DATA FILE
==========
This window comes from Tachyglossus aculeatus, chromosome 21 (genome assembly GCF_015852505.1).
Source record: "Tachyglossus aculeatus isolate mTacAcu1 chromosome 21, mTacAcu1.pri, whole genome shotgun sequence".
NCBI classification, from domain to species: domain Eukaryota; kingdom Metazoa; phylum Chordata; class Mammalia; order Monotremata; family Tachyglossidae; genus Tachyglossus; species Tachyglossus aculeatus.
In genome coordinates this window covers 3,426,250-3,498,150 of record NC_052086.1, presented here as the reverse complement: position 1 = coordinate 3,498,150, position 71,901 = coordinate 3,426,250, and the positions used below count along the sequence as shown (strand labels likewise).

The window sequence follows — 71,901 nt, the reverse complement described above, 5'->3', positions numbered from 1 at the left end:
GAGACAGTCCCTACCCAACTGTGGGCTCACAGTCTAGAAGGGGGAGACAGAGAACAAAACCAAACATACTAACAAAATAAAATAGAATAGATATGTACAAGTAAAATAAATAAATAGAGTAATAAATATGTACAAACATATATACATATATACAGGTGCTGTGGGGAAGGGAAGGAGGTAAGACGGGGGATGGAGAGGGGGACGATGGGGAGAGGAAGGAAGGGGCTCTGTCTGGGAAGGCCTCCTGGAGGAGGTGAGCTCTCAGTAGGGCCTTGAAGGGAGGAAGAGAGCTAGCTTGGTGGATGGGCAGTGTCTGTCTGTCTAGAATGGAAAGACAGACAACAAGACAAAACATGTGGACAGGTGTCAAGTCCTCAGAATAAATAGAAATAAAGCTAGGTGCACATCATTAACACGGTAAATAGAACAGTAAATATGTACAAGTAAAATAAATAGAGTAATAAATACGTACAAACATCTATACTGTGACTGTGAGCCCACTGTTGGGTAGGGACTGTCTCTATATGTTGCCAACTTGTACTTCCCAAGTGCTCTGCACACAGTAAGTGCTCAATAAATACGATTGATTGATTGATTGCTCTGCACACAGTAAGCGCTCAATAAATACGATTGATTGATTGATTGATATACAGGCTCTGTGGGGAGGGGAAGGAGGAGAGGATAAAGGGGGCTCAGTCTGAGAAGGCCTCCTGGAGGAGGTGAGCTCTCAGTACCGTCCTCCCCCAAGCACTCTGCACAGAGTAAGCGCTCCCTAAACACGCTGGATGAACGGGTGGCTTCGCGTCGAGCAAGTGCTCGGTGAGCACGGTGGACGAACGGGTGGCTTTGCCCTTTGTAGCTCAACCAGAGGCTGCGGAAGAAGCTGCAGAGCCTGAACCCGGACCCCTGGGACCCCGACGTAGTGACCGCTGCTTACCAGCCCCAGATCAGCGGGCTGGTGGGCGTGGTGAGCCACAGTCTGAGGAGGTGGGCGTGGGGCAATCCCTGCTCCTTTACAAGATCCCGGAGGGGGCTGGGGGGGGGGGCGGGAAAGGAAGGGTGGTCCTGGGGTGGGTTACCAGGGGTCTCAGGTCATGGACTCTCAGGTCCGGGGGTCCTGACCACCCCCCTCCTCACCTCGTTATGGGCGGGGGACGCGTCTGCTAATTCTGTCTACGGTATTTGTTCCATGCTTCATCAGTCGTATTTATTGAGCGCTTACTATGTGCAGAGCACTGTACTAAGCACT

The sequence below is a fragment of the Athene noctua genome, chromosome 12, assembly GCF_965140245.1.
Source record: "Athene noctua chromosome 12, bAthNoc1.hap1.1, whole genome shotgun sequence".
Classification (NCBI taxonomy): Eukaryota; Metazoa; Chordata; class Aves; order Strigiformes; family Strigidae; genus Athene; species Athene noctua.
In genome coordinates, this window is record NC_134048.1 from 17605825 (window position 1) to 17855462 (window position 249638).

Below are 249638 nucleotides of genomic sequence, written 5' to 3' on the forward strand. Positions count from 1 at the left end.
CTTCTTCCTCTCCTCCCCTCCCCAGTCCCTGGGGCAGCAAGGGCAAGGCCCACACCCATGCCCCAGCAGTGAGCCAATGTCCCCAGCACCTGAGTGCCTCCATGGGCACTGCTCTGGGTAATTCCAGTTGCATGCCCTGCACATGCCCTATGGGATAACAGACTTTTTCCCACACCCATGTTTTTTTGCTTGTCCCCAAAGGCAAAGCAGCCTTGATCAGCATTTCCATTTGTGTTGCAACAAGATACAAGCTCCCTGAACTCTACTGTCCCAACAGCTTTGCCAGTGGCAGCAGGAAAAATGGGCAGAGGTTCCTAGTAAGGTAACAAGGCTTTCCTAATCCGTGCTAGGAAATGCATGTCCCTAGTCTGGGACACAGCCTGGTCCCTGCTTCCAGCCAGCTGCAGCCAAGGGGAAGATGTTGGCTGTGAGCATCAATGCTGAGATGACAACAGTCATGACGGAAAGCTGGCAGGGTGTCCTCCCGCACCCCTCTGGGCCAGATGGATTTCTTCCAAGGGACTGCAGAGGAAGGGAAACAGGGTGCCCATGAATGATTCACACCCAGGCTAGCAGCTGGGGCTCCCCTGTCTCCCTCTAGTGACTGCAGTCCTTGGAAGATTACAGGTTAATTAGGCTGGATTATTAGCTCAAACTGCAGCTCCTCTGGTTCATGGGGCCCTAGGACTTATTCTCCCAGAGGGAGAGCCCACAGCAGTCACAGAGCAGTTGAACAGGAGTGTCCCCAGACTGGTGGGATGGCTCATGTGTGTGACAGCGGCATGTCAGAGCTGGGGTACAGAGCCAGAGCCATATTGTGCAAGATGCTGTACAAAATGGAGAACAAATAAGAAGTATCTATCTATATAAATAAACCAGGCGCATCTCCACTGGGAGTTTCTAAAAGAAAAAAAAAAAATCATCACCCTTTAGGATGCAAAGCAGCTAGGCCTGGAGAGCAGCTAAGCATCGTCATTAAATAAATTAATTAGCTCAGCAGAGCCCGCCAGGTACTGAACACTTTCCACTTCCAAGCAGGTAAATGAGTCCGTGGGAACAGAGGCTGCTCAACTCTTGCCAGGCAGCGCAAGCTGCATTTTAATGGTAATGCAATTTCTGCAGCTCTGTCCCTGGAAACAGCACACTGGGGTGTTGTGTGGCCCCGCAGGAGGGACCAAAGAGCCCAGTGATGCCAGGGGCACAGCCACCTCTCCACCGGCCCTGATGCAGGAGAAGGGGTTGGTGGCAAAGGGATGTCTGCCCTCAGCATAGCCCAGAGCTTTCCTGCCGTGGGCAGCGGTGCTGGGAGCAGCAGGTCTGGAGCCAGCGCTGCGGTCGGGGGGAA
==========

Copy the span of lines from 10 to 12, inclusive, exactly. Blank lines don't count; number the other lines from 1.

In genome coordinates, this window is record NC_134048.1 from 17605825 (window position 1) to 17855462 (window position 249638).

Below are 249638 nucleotides of genomic sequence, written 5' to 3' on the forward strand. Positions count from 1 at the left end.
CTTCTTCCTCTCCTCCCCTCCCCAGTCCCTGGGGCAGCAAGGGCAAGGCCCACACCCATGCCCCAGCAGTGAGCCAATGTCCCCAGCACCTGAGTGCCTCCATGGGCACTGCTCTGGGTAATTCCAGTTGCATGCCCTGCACATGCCCTATGGGATAACAGACTTTTTCCCACACCCATGTTTTTTTGCTTGTCCCCAAAGGCAAAGCAGCCTTGATCAGCATTTCCATTTGTGTTGCAACAAGATACAAGCTCCCTGAACTCTACTGTCCCAACAGCTTTGCCAGTGGCAGCAGGAAAAATGGGCAGAGGTTCCTAGTAAGGTAACAAGGCTTTCCTAATCCGTGCTAGGAAATGCATGTCCCTAGTCTGGGACACAGCCTGGTCCCTGCTTCCAGCCAGCTGCAGCCAAGGGGAAGATGTTGGCTGTGAGCATCAATGCTGAGATGACAACAGTCATGACGGAAAGCTGGCAGGGTGTCCTCCCGCACCCCTCTGGGCCAGATGGATTTCTTCCAAGGGACTGCAGAGGAAGGGAAACAGGGTGCCCATGAATGATTCACACCCAGGCTAGCAGCTGGGGCTCCCCTGTCTCCCTCTAGTGACTGCAGTCCTTGGAAGATTACAGGTTAATTAGGCTGGATTATTAGCTCAAACTGCAGCTCCTCTGGTTCATGGGGCCCTAGGACTTATTCTCCCAGAGGGAGAGCCCACAGCAGTCACAGAGCAGTTGAACAGGAGTGTCCCCAGACTGGTGGGATGGCTCATGTGTGTGACAGCGGCATGTCAGAGCTGGGGTACAGAGCCAGAGCCATATTGTGCAAGATGCTGTACAAAATGGAGAACAAATAAGAAGTATCTATCTATATAAATAAACCAGGCGCATCTCCACTGGGAGTTTCTAAAAGAAAAAAAAAAAATCATCACCCTTTAGGATGCAAAGCAGCTAGGCCTGGAGAGCAGCTAAGCATCGTCATTAAATAAATTAATTAGCTCAGCAGAGCCCGCCAGGTACTGAACACTTTCCACTTCCAAGCAGGTAAATGAGTCCGTGGGAACAGAGGCTGCTCAACTCTTGCCAGGCAGCGCAAGCTGCATTTTAATGGTAATGCAATTTCTGCAGCTCTGTCCCTGGAAACAGCACACTGGGGTGTTGTGTGGCCCCGCAGGAGGGACCAAAGAGCCCAGTGATGCCAGGGGCACAGCCACCTCTCCACCGGCCCTGATGCAGGAGAAGGGGTTGGTGGCAAAGGGATGTCTGCCCTCAGCATAGCCCAGAGCTTTCCTGCCGTGGGCAGCGGTGCTGGGAGCAGCAGGTCTGGAGCCAGCGCTGCGGTCGGGGGGAA